Fuzzy Social Identities in the Data Quality Realm

In the past years social networks has emerged as a new source of external reference data for Master Data Management (MDM). But surely, there are challenges with the data quality related to this source.

Let’s look at a few examples from inside the data quality tool vendor space.

Who is head of Informatica in the social sphere?

There is a twitter account owned by Sohaib Abbasi:

Sohaib Abbasi

Informatica is one of the leading data quality tool vendors and the CEO there is Sohaib Abbasi.

So, is this the real world individual behind the twitter handle @sabbasi the head of Informatica?

A social graph should indicate so: There’s a bunch of Informatica accounts and people following the handle (though that’s not worth the trouble as there is no tweets coming from there).

What about the one behind Data Ladder?

Data Ladder is another data quality tool provider, thought with a fraction of revenue compared to Informatica.

In a recent post I stumbled upon a strange situation around this company. In the social sphere the company for the last seven years has been represented by a guy called Simon as seen here on LinkedIn:

Simon aka Nathan

But I have reasons to believe that his real world identity is Nathan as explored in the comments to this post.


Data Quality tool vendors: It’s time to get real.

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6 thoughts on “Fuzzy Social Identities in the Data Quality Realm

  1. Ralf Becher 18th March 2013 / 22:08

    Social media doesn’t literally mean reality.. 😉

  2. JoukoSalonen 18th March 2013 / 22:24

    A couple of weeks ago I visited one of the R&D labs in Sophia Antipolis. There I saw something the local people there called holistic and dynamic identity management. The system all the time estimated several “facets” of the identity and showed how certain it was of the identity/that particular facet. The percentage of certainty of one facet rarely climbed to 100% unless the system could connect some biometrics with a passport – even then the system was typically not happy with the quality of some of the fingerprints so it tried to improve there. The idea that I found interesting was something that differs from your “towards better and better data quality” way of thinking. There they seemed to think that sometimes (from the one and same individual) they get better quality data, then again it gets fuzzier, one moment you think you know enough of this individual, then again you are not sure who he is and so on … So the idea of data quality – vs. living, moving, willing and changing entity in all it’s dimensionality?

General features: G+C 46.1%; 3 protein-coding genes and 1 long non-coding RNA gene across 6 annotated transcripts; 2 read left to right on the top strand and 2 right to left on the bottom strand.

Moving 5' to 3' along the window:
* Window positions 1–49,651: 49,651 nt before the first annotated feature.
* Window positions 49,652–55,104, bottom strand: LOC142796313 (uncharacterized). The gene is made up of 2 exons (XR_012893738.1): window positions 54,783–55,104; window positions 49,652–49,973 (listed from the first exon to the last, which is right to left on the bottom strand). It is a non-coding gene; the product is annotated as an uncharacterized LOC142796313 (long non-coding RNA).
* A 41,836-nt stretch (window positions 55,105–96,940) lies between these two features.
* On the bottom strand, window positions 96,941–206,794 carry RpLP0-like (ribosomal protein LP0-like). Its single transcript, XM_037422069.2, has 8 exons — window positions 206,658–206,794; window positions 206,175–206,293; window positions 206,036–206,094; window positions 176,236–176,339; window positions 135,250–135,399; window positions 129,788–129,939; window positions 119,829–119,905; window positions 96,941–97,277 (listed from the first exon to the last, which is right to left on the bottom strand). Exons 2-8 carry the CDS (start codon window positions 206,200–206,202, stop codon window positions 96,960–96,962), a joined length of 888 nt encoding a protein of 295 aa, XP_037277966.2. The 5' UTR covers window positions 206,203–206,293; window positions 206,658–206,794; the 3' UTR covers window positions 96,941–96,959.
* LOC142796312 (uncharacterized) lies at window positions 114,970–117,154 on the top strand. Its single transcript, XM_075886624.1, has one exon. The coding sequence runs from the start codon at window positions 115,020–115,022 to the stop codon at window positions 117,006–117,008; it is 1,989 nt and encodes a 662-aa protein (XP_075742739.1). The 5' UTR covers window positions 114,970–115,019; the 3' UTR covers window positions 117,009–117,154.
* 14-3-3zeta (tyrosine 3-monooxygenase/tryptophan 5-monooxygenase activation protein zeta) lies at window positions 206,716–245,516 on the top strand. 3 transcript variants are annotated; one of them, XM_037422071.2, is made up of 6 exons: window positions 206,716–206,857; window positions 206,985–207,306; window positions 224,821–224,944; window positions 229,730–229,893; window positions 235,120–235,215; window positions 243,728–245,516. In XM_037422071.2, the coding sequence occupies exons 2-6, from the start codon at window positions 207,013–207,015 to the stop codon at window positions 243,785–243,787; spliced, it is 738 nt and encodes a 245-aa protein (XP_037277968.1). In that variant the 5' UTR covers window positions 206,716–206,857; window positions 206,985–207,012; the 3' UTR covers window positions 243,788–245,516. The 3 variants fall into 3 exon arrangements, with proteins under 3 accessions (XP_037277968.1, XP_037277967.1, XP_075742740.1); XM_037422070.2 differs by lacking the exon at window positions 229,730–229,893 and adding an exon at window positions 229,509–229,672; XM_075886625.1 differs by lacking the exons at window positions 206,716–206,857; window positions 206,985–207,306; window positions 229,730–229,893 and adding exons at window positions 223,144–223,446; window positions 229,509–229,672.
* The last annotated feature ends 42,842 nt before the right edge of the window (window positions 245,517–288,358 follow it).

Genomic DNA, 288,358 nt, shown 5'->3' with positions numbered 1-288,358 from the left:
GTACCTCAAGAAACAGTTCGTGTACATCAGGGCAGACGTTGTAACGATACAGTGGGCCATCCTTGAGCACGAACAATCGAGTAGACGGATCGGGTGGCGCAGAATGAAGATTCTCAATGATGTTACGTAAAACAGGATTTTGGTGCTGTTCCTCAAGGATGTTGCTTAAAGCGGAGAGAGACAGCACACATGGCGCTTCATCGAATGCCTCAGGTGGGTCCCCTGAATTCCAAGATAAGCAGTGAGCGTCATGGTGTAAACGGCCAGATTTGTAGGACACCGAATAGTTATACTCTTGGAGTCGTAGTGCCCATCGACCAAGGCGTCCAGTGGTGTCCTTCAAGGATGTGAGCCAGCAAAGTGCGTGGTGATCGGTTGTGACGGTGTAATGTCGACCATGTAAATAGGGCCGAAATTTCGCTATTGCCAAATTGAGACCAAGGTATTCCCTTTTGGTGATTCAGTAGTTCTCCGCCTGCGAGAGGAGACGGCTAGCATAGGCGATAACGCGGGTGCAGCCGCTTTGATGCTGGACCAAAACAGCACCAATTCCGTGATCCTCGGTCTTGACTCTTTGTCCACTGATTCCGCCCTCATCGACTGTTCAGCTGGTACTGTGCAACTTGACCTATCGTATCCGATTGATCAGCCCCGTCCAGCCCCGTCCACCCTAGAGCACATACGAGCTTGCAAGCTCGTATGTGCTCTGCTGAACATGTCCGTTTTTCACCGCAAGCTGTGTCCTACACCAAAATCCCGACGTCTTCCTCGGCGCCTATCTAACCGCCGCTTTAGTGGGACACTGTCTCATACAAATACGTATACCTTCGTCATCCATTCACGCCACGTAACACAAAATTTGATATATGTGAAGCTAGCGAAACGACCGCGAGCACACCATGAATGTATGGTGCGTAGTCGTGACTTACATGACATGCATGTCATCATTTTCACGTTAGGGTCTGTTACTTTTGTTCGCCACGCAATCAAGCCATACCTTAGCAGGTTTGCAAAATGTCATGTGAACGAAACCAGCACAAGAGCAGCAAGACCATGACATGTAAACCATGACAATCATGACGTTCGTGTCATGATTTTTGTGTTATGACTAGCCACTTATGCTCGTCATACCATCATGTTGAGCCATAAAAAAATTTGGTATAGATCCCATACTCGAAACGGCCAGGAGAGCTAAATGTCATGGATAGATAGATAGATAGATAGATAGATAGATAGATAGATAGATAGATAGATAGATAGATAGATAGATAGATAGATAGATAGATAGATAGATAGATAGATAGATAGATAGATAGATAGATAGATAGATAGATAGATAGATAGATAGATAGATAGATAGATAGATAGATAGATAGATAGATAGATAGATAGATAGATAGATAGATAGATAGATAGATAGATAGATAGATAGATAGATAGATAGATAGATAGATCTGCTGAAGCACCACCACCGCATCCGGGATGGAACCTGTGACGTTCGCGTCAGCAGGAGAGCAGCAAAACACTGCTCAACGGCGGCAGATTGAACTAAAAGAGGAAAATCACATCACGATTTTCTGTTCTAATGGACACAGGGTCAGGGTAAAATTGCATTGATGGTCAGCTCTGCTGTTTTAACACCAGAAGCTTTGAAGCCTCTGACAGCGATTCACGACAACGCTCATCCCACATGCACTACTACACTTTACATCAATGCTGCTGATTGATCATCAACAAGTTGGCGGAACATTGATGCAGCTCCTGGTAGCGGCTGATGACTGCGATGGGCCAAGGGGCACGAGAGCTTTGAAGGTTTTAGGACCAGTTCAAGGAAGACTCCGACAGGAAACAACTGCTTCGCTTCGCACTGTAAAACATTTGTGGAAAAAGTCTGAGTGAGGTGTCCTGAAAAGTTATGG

3. John Owens 19th March 2013 / 00:26

    The reality is that there is no absolute unique identifier for a Party in business, it all depends on the overall context or ‘Worldview’.

    For example, the unique identifier for an enterprise such as IBM might be one thing if you are the Internal Revenue Services of the United States and quite another thing if you are a local enterprise doing business with IBM branches in Texas.

    A very powerful question to ask when trying to establish what the unique identifier of a party is within your enterprise is, “What is it, with regard to our enterprise, that makes one occurrence of Party uniquely different from every other occurrence of Party (within our enterprise)?”

    For the local business in Texas it is very likely that IBM Dallas, IBM Austin and IBM Fort Worth are all uniquely different entities (in the context of their business) when it comes to sales, service and billing.


  4. Henrik Liliendahl Sørensen 19th March 2013 / 09:03

    Thanks Ralf, Jouko and John for commenting.

    All valid comments in my eyes.

  5. AFFÄRSBLOGGEN- Bernt-Olof Hellgren 19th March 2013 / 09:15

    Social media is a real powerful source of information about a subject, customer, vendor, product etc. But I really believe that global working companies still have to focus on the leagally correct information about their customers and vendors first before exploring the social networks possibilities. There are the big quickwins. After doing that they are more suited to explore the social sphere.

  6. Chris Froy 19th March 2013 / 11:17

    I have always believed data quality refers to tools and processes that result in the creation of correct, complete and accurate data to help support sound decision-making.
    How ironic (and frankly disturbing) is this when we have a data quality company being run (in this case Data Ladder by Nathan Krol) in a way that totally goes against the meaning of data quality! It seems intriguing and fascinating why Nathan is hiding behind a mask, perhaps there is more to this than meets the eye?


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